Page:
02 July 2007

The price of liberty is eternal legislation

I suppose I should feel encouraged that, after a potentially explosive weekend, it wasn't just the bombs that failed to go off. The government managed not to promise to enact a new raft of legislation in response, in an attempt to Be Seen To Be Doing Something. If the Brown era is truly one without spin, then this was its biggest test - to resist to temptation to shout: "WE'RE DOING SOMETHING RIGHT NOW".

Having said that, it is difficult to think of many more anti-terror measures the government could take that they haven't already. Having suspended habeas corpus, allowed indefinite house arrest for foreign nationals, attempted to remove trial by jury, the right to silence, the right of public protest and "only" imposed the longest period for arrest without charge of any western democracy, probably the only things left are military curfews and shoot-to-kill policies. And ID Cards, of course, but we can't afford both them AND the Olympics.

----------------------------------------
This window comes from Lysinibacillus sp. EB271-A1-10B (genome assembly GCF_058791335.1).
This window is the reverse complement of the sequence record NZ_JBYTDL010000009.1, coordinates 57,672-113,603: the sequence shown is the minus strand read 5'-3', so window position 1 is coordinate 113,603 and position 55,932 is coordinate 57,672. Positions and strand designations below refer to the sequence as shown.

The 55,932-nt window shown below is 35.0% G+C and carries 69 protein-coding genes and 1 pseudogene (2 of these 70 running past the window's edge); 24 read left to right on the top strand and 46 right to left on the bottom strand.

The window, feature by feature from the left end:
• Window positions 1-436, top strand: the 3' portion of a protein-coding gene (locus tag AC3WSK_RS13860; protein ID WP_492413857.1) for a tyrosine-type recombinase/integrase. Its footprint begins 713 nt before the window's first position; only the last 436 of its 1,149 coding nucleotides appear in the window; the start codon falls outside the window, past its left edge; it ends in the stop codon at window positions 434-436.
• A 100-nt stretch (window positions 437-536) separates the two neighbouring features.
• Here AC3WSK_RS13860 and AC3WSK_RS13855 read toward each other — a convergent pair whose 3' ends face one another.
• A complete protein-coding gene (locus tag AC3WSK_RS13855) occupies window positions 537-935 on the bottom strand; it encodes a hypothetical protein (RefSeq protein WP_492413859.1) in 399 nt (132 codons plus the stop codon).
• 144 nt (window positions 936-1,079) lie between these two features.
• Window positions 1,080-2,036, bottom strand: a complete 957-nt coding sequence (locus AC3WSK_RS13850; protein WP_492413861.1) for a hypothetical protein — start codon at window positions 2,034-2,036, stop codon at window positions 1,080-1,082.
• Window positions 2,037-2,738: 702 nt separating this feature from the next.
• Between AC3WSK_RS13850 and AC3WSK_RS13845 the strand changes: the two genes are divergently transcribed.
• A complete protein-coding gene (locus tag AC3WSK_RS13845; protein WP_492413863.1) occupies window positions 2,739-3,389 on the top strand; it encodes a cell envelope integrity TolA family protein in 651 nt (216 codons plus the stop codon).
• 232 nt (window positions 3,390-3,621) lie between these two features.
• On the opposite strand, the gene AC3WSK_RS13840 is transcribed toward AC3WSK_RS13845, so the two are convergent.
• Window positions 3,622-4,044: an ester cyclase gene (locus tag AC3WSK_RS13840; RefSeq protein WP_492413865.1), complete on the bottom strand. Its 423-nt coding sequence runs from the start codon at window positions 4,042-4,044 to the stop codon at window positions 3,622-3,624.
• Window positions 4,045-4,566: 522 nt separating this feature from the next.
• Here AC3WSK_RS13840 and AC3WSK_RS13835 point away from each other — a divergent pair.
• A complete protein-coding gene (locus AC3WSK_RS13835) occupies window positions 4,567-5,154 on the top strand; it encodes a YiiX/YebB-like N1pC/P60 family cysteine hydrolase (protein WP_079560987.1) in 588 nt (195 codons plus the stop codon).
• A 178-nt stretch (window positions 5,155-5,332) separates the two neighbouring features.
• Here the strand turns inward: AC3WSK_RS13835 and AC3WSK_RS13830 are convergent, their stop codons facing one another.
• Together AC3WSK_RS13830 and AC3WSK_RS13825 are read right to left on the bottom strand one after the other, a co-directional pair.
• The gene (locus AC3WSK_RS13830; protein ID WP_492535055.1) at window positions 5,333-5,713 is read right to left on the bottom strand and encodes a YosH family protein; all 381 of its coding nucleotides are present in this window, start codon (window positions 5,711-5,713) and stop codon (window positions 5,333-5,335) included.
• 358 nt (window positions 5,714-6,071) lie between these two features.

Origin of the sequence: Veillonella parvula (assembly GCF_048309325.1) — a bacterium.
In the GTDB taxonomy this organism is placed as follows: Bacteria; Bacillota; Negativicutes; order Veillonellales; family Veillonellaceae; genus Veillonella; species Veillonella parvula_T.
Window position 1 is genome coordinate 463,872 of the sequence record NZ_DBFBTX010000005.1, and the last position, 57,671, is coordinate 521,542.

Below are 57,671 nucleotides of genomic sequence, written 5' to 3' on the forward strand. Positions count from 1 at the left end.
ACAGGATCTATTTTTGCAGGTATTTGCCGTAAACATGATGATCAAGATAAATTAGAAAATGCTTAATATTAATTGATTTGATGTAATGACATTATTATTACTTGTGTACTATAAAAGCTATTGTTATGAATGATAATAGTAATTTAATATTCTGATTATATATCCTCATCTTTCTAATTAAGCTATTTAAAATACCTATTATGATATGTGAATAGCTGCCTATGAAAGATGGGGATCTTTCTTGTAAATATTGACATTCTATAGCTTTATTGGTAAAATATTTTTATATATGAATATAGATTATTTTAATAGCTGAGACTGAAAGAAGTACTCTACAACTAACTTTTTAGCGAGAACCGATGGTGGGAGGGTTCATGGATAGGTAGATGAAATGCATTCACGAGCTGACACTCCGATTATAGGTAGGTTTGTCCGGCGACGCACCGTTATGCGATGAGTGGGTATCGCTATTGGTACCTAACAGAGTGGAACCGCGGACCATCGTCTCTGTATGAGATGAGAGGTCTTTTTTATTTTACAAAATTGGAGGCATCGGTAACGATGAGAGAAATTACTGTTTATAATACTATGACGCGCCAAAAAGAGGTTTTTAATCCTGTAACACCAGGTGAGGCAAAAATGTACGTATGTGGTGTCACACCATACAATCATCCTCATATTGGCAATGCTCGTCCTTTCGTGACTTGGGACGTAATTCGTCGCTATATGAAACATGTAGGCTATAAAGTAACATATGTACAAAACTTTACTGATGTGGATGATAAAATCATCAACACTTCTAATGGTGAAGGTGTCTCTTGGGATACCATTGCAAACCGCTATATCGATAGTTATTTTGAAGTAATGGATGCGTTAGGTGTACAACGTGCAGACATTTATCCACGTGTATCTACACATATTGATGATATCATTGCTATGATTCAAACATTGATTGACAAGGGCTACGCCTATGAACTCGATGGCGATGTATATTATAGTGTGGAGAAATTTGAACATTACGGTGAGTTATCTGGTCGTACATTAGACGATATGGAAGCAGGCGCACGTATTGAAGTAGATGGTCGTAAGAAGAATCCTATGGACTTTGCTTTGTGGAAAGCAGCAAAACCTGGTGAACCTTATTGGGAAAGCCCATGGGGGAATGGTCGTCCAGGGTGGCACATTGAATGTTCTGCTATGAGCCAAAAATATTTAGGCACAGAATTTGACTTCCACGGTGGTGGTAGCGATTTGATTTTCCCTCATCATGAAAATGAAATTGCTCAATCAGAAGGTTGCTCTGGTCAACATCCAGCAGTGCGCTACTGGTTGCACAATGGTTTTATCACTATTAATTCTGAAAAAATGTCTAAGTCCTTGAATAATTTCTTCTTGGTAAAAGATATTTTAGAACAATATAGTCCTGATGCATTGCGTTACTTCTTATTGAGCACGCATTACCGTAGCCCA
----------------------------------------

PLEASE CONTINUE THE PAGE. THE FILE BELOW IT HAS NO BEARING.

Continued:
And sure enough, before long, the new "calm" Home Secretary, Jacqui Smith, was telling MPs: "There may well be a case for looking very carefully at the amount of time that we are able to detain people pre-charge in order to ensure the very best opportunity to bring convictions." Note how being arrested without charge has become "pre-charge", as though those banged up for 28 days "pre-charge" were simply on phase one of the inevitable march to justice. Lest anyone should dwell on the fact that only 4% are ever charged with anything.

Mr Brown, like his predecessors, says he refuses to be intimidated by terrorists. Maybe he will be the first PM to recognise the irony of introducing the sort of laws that intimidate the British people, just to show the terrorists that we're not intimidated. But I'm not holding my breath.

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